The pop-up farm on the site of what was once Taberner House is appealing for more public donations, ahead of a visit by competition judges from the Royal Horticultural Society.
With plans to build housing alongside Queen’s Gardens delayed last year, the council allowed one of its employees, Ally McKinlay, to create a pop-up saffron farm, harvesting the precious spice from crocuses grown there last autumn.
Further delays in the much-needed home building has this year seen McKinlay given licence to create a Bee Haven on the central Croydon site, just a few yards away from the busy Croydon Flyover junction with the town’s six-lane urban motorway.
Now, with a visit from the RHS’s competition judges just a fortnight away, McKinlay is making an appeal for public help.
“A boost in blooms could make all the difference as slugs have claimed many a seedling and the soggy weather looks set to continue,” McKinlay said.
“The No1 plant we’re after is marjoram, as the bees love it when it goes to flower. Lavender would also be great, as it has a link to Croydon heritage and is starting to bloom at this time. Lots of people have these plants in their gardens. If they’re willing to chop off a chunk and stick it in a large pots we’d be very happy to receive it.”
The urban farm is being judged as part of the RHS’s “It’s your neighbourhood” campaign.
McKinlay has other gardening tasks lined up for this Sunday, June 19, between noon and 7pm. Any volunteers wishing to help that have not been to the farm will require a safety induction and must confirm in advance when they plan to arrive.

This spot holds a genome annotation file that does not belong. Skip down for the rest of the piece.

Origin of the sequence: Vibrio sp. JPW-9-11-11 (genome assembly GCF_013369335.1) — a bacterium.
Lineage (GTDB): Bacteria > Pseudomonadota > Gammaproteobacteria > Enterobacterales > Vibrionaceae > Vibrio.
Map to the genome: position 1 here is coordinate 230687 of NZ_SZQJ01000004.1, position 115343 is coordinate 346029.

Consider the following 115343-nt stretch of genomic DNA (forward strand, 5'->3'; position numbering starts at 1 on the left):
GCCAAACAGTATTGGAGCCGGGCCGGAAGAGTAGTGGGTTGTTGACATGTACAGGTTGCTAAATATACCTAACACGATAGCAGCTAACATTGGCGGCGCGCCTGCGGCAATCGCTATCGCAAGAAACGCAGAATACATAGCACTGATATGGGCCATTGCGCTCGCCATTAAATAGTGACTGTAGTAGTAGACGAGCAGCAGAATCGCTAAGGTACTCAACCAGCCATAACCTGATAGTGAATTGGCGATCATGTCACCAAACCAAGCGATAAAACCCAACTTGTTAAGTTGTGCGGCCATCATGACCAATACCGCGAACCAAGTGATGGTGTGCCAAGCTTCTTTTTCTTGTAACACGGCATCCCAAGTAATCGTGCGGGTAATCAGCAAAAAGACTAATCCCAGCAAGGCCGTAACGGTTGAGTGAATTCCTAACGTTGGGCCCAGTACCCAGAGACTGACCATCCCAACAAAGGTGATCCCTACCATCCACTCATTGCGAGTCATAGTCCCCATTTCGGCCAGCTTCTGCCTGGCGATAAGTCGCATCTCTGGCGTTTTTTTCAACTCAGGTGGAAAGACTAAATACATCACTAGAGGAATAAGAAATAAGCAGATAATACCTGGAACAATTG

“We’d love people to come and have a look at the space but there are restrictions on how many are allowed in at any one time. It’s really important that visitors stick to the paths and don’t run about. At the same time, Queens Gardens is looking great and there’s plenty of space there for kids to tear about whilst people get stuck in on the farm.”
Croydon Saffron Central has been experimenting with local heritage plants.
Having successfully harvested 20,000 crocus sativus corms last year, they are growing woad, which has a link to Waddon, lavender and the Shirley poppy which was developed by Reverend William Wilks in 1880. All the plants are popular with bees, creating a model of local heritage supporting the global need for pollinators.
McKinlay is seeking donations of large plant pots and soil, such as John Innis No3 and multi-purpose compost.
For more details, see CroydonSaffronCentral.org
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